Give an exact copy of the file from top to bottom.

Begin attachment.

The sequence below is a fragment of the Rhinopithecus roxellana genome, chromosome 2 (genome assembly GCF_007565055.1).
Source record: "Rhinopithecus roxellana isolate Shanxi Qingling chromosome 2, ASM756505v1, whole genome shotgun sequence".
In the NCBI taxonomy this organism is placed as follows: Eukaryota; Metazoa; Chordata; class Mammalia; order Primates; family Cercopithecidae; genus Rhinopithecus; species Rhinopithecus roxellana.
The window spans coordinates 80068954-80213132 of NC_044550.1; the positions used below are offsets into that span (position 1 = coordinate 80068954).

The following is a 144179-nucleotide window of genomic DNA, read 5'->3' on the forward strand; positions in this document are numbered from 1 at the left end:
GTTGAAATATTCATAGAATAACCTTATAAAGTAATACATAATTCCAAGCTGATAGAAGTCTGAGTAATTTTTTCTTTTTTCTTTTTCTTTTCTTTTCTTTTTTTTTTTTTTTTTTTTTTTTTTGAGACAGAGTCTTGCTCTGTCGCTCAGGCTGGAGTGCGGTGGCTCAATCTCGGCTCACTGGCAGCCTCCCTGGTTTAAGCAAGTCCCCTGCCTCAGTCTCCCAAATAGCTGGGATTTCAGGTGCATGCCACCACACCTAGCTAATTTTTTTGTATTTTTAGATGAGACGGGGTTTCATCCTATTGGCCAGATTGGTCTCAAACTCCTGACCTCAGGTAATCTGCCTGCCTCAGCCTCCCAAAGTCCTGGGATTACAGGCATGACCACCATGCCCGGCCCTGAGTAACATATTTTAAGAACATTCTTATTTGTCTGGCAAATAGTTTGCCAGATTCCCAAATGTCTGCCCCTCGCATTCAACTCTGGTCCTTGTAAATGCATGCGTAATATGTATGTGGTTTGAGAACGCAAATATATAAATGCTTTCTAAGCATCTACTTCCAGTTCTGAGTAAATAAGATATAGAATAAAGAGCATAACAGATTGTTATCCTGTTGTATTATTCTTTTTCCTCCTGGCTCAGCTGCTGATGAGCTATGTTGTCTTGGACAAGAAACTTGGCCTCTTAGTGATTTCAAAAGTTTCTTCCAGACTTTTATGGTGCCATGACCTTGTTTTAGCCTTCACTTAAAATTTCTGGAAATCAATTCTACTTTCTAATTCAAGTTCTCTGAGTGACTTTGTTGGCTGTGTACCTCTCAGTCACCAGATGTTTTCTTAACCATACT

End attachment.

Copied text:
The sequence below is a fragment of the Rhinopithecus roxellana genome, chromosome 2 (genome assembly GCF_007565055.1).
Source record: "Rhinopithecus roxellana isolate Shanxi Qingling chromosome 2, ASM756505v1, whole genome shotgun sequence".
In the NCBI taxonomy this organism is placed as follows: Eukaryota; Metazoa; Chordata; class Mammalia; order Primates; family Cercopithecidae; genus Rhinopithecus; species Rhinopithecus roxellana.
The window spans coordinates 80068954-80213132 of NC_044550.1; the positions used below are offsets into that span (position 1 = coordinate 80068954).

The following is a 144179-nucleotide window of genomic DNA, read 5'->3' on the forward strand; positions in this document are numbered from 1 at the left end:
GTTGAAATATTCATAGAATAACCTTATAAAGTAATACATAATTCCAAGCTGATAGAAGTCTGAGTAATTTTTTCTTTTTTCTTTTTCTTTTCTTTTCTTTTTTTTTTTTTTTTTTTTTTTTTTGAGACAGAGTCTTGCTCTGTCGCTCAGGCTGGAGTGCGGTGGCTCAATCTCGGCTCACTGGCAGCCTCCCTGGTTTAAGCAAGTCCCCTGCCTCAGTCTCCCAAATAGCTGGGATTTCAGGTGCATGCCACCACACCTAGCTAATTTTTTTGTATTTTTAGATGAGACGGGGTTTCATCCTATTGGCCAGATTGGTCTCAAACTCCTGACCTCAGGTAATCTGCCTGCCTCAGCCTCCCAAAGTCCTGGGATTACAGGCATGACCACCATGCCCGGCCCTGAGTAACATATTTTAAGAACATTCTTATTTGTCTGGCAAATAGTTTGCCAGATTCCCAAATGTCTGCCCCTCGCATTCAACTCTGGTCCTTGTAAATGCATGCGTAATATGTATGTGGTTTGAGAACGCAAATATATAAATGCTTTCTAAGCATCTACTTCCAGTTCTGAGTAAATAAGATATAGAATAAAGAGCATAACAGATTGTTATCCTGTTGTATTATTCTTTTTCCTCCTGGCTCAGCTGCTGATGAGCTATGTTGTCTTGGACAAGAAACTTGGCCTCTTAGTGATTTCAAAAGTTTCTTCCAGACTTTTATGGTGCCATGACCTTGTTTTAGCCTTCACTTAAAATTTCTGGAAATCAATTCTACTTTCTAATTCAAGTTCTCTGAGTGACTTTGTTGGCTGTGTACCTCTCAGTCACCAGATGTTTTCTTAACCATACT